Land Rover Range Rover Sport SVR Review
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What's not so good
Land Rover Range Rover Sport SVR: what would you like to read next?
Power comes from the same supercharged 5.0-litre petrol V8 fitted to the Jaguar F-Type R coupe. It’s good for 542bhp; enough to fling the heavyweight Range Rover Sport towards the horizon at an alarming rate. It can get from 0-62mph quicker than a Porsche 911 Carrera 2, while simultaneously emitting the kind of V8 rumble that sends even hardened tree huggers scrambling for cover.
Sadly, the running costs that come with making such a big car move so quickly could also scare off the odd enthusiast, although if you can afford to buy an SVR you’ll probably be able to run one, too.
To beat its rivals – especially the surprisingly nimble Cayenne Turbo S – the SVR also needs to handle in the twisty bits. To do it, the standard car’s suspension has been retuned and firmed up, although some of the standard Sport’s cosseting ride quality has been lost in the process.
It’s mad in the current climate of reducing emissions and fuel consumption that the SVR exists, but I’m very glad it does
Although there are no go-faster stripes, a gaping front spoiler, extended roof spoiler, quad exhaust pipes and unique badges make the SVR easy to distinguish from one of the more run-of-the-mill Sport models.
The inside has changed only a little, with sport seats in the front and extra bolstering for the outer seats on the rear bench. The latter means there’s now only really space for two passengers and (unlike the rest of the range) the SVR does without a pair of extra seats in the boot.
That aside, and given the performance on offer, it is a surprisingly practical car. Its tall body gives the driver an excellent, commanding view of the road ahead and makes for a roomy cabin, with a big boot. Excellent off-road ability is a given, too.
The Range Rover Sport SVR is great for its driver, but it’s not as good for rear-seat passengers as the standard Range Rover Sport – and you can’t get a seven-seat version
The SVR team has done some amazing work, but to the detriment of practicality. Mind you, if you're looking at an SVR, space is probably the last thing on your mind
If there’s one downside, it’s that the seat space is considerably down on the Range Rover Sport SVR in comparison with the standard models – the heavily bolstered outer rear seats make the already narrow centre spot almost unusable for adults, although there’s a third seatbelt there for anyone willing to give it a go. Unlike the regular Sport, the SVR cannot be specified with a pair of spare seats.
There are many storage places within the SVR with a good-sized glovebox and large door bins. Under the centre armrest, there is a further storage area which can be refrigerated at no extra cost. In the back, there are map holders behind the front seats, a centre armrest with bottle holders and another pair of door pockets.
The 489-litre boot is big enough for most people’s needs and it rises to a huge 1,761 litres with the seats down. The Sport also comes with a gesture-release tailgate, so you can open it by simply sweeping your foot under the rear bumper.
Despite being the most performance-focused model that Land Rover currently produces, the SVR isn’t substantially different to the regular Range Rover Sport in terms of day-to-day driving.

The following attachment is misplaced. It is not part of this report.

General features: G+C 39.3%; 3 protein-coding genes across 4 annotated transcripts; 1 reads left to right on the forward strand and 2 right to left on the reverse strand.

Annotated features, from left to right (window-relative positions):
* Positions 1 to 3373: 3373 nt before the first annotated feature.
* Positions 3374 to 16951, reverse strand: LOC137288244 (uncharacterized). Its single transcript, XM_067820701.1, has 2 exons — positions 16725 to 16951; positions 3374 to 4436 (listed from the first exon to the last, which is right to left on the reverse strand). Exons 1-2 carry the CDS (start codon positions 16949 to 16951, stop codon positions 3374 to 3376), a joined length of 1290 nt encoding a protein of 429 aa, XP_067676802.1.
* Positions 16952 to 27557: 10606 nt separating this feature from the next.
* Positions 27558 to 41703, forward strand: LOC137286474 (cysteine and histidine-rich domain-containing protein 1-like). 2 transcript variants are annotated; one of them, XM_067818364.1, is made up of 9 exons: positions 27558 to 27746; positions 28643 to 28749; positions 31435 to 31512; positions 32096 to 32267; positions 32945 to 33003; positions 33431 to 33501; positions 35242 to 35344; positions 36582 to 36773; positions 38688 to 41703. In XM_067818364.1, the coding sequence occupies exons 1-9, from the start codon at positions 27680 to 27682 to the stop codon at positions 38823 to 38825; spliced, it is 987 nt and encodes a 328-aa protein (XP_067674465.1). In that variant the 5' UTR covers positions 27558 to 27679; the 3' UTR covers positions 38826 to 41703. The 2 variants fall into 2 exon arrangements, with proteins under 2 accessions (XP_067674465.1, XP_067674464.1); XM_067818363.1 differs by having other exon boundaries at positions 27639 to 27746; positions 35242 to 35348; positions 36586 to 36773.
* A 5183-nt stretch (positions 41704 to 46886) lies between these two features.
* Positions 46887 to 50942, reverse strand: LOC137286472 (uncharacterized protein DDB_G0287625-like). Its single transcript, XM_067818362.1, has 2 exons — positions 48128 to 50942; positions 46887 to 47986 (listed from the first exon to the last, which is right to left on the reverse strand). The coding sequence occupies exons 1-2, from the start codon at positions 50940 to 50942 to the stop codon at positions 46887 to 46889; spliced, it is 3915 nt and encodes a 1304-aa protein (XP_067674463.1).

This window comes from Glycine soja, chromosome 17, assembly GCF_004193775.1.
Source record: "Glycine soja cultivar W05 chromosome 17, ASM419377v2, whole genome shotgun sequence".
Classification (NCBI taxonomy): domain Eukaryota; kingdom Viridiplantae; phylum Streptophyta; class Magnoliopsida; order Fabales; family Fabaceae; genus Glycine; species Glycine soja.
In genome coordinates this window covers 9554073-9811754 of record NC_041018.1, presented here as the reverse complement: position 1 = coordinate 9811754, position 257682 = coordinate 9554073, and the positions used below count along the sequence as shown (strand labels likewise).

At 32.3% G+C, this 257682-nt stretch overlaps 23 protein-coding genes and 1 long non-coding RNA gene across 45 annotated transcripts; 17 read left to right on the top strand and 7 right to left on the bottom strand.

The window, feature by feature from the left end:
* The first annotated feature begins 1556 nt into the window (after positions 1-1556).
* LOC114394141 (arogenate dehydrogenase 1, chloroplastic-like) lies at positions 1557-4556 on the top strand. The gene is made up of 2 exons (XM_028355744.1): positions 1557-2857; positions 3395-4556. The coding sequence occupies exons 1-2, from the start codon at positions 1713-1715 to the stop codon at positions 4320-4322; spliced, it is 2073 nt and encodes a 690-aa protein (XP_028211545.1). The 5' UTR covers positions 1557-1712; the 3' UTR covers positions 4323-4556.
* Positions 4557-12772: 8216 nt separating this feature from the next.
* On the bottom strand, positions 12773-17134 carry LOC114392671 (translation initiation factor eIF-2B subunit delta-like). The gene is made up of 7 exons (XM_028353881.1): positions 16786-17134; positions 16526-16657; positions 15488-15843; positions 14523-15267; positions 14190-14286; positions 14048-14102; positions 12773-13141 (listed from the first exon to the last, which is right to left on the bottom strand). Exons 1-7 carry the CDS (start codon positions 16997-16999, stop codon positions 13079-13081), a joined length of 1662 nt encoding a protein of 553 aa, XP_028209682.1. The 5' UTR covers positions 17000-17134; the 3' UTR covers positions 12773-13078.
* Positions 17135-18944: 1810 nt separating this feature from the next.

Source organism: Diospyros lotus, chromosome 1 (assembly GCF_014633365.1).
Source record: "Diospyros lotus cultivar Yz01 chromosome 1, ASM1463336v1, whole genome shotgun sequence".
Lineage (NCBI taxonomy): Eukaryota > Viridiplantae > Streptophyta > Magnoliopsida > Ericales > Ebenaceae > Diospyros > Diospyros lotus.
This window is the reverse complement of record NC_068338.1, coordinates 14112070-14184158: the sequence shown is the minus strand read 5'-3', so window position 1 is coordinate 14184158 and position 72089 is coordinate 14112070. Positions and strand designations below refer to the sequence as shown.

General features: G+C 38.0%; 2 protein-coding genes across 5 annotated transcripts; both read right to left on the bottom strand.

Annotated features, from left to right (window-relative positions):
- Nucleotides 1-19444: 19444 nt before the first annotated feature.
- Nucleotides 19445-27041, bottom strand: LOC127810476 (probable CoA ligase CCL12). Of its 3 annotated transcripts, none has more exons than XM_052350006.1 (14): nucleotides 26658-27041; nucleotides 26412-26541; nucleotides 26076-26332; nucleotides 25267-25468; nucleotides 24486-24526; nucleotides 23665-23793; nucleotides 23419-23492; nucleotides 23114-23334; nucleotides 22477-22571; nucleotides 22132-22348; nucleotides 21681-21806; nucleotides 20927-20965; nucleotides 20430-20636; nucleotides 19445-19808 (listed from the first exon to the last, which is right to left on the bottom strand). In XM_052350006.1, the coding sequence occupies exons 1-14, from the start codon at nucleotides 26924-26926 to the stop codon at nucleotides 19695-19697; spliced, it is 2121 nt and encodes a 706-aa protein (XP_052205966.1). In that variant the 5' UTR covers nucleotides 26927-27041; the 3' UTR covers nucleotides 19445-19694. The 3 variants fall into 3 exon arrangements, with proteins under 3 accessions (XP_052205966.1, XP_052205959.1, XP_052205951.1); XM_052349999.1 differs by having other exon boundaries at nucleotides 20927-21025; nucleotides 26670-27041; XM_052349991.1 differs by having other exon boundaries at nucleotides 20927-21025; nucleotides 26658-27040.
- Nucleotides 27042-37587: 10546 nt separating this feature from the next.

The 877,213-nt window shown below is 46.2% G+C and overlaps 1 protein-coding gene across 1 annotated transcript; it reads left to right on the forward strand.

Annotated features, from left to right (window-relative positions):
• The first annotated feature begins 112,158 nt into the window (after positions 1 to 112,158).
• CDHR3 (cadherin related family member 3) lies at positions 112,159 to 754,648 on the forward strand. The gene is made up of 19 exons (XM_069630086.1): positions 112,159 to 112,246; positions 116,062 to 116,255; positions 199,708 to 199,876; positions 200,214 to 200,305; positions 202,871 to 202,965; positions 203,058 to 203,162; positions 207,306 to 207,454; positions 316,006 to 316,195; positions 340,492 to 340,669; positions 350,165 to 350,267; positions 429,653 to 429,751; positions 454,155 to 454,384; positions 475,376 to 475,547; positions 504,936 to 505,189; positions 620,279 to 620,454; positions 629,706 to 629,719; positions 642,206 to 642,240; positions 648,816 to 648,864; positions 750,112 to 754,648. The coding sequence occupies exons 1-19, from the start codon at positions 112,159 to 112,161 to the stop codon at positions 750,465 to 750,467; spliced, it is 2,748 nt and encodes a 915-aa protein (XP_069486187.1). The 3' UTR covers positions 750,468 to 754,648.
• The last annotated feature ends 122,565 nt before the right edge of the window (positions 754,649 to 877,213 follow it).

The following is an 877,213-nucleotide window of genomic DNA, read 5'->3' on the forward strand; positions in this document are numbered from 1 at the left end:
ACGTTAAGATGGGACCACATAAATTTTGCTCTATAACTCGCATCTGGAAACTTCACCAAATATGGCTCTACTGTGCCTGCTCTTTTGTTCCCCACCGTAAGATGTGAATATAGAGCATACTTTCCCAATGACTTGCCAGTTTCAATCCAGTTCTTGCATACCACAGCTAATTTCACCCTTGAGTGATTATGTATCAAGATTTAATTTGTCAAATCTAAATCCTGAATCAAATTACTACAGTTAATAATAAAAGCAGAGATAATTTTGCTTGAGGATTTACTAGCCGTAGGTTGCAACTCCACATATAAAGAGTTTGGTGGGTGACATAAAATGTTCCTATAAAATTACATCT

The SVR strikes a fine balance between handling and ride comfort
The SVR comes with only one engine: a 5.0-litre, 542hp supercharged petrol V8 that’s essentially the same unit found in top-of-the-line Jaguar performance models, such as the F-Type R Coupe.
Unsurprisingly the 2.3 ton SVR isn’t as brisk as Jaguar’s coupe, but it’s still phenomenally quick for a car of this size – 0-62mph takes just 4.7 seconds, and the SVR will gallop on to a limited top speed of 162mph.
It may have a relatively modest 39hp power hike on the standard car, but it feels more significant than the raw figures suggest, with more enthusiasm throughout the rev range. That’s down to the engine’s phenomenal torque delivery – a whole 502lb ft of the stuff from just 2,500rpm.
And, if the performance doesn’t get you the fruity exhaust note, which transforms into a raging snarl at high revs, most certainly will.
Fuel economy – you’ll be unsurprised to learn – isn’t particularly impressive, with Land Rover claiming the SVR will only return 22mpg. That said, buyers who can afford this car will most likely be able to stomach the fuel bill, and it’s worth pointing out the standard petrol V8 Sport is no better.
The beefed-up suspension and larger wheels (21 inches as standard, with 22-inch wheels fitted with performance tyres optional) do result in a slightly firmer ride and a bit more tyre noise. Nevertheless, the SVR is still a very well-composed car that works well on the open road.
Let it stretch its legs, however, and the SVR turns into a noticeably different car from the standard model. The firmer suspension and a 40kg weight saving over the standard Sport results in a car that, although not quite as responsive as a Porsche Cayenne Turbo or BMW X5M, does drive with the kind of precision that’s highly at odds with its size!
Yet it’s just as capable off road as the standard car. It comes with a whole array of gizmos for driving off-road, ranging from hill descent control to a Terrain Response system that comes with preset settings for a range of different driving conditions, making the car easy to drive off-road even for novices.
As expected from a Range Rover (especially one that retails at nearly £100,000), the SVR has an excellently appointed interior, with a good chunk of the cabin’s trim pieces being crafted from aluminium or high-quality leathers.